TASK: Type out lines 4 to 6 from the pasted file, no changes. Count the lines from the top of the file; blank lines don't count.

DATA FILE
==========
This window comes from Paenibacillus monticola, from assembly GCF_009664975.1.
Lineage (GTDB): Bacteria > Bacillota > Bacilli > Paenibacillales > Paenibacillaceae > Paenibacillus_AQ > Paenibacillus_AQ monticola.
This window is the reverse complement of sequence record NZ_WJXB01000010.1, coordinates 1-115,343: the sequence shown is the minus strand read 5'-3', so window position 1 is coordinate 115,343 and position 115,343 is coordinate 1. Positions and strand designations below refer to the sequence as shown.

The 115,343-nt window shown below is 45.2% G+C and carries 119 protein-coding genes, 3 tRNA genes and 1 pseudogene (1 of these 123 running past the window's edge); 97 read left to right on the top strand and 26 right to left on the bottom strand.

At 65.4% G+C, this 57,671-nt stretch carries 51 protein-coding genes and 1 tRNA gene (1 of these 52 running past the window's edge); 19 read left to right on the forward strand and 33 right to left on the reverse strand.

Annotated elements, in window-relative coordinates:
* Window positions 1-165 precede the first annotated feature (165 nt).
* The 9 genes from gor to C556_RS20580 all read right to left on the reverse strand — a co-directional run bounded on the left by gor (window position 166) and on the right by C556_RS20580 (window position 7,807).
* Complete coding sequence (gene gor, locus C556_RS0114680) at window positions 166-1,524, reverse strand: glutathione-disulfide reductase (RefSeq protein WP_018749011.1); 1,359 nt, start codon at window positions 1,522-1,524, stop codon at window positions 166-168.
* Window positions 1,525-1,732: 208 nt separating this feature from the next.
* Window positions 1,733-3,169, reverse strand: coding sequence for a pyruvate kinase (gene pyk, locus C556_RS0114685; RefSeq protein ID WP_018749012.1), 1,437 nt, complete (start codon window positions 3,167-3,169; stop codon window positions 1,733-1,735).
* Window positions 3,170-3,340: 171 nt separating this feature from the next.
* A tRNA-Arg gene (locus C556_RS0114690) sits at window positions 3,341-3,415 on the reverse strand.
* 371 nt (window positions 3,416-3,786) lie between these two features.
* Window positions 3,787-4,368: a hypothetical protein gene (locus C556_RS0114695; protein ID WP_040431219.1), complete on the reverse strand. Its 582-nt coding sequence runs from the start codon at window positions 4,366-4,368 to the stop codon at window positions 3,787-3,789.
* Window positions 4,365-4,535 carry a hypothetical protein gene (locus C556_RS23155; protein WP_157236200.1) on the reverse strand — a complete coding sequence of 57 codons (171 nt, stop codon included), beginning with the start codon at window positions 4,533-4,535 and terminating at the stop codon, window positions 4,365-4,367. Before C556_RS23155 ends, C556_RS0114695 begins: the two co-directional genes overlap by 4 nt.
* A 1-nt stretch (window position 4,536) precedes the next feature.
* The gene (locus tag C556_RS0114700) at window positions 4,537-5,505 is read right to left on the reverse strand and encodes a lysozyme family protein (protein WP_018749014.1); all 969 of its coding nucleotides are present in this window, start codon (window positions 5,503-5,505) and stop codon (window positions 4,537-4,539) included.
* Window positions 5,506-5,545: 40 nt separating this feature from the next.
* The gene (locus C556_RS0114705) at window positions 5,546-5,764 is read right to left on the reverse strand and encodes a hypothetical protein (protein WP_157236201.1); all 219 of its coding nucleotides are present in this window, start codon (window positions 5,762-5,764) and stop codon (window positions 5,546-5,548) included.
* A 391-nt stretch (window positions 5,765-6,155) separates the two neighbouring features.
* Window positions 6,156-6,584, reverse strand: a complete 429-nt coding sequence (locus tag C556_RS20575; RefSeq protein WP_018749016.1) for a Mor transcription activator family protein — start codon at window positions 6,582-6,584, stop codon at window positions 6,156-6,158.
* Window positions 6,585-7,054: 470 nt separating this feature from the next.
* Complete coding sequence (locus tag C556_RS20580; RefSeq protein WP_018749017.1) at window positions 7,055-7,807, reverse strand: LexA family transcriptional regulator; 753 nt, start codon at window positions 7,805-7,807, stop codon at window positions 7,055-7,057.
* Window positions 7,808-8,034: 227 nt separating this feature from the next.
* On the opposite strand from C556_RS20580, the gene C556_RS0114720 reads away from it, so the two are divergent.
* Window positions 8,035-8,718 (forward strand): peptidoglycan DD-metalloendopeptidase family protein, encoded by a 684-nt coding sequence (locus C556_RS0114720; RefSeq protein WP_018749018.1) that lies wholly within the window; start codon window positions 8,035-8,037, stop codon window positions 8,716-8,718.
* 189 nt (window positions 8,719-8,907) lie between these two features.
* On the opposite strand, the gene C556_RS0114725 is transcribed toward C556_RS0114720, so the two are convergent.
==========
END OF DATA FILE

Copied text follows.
The 115,343-nt window shown below is 45.2% G+C and carries 119 protein-coding genes, 3 tRNA genes and 1 pseudogene (1 of these 123 running past the window's edge); 97 read left to right on the top strand and 26 right to left on the bottom strand.

At 65.4% G+C, this 57,671-nt stretch carries 51 protein-coding genes and 1 tRNA gene (1 of these 52 running past the window's edge); 19 read left to right on the forward strand and 33 right to left on the reverse strand.

Annotated elements, in window-relative coordinates: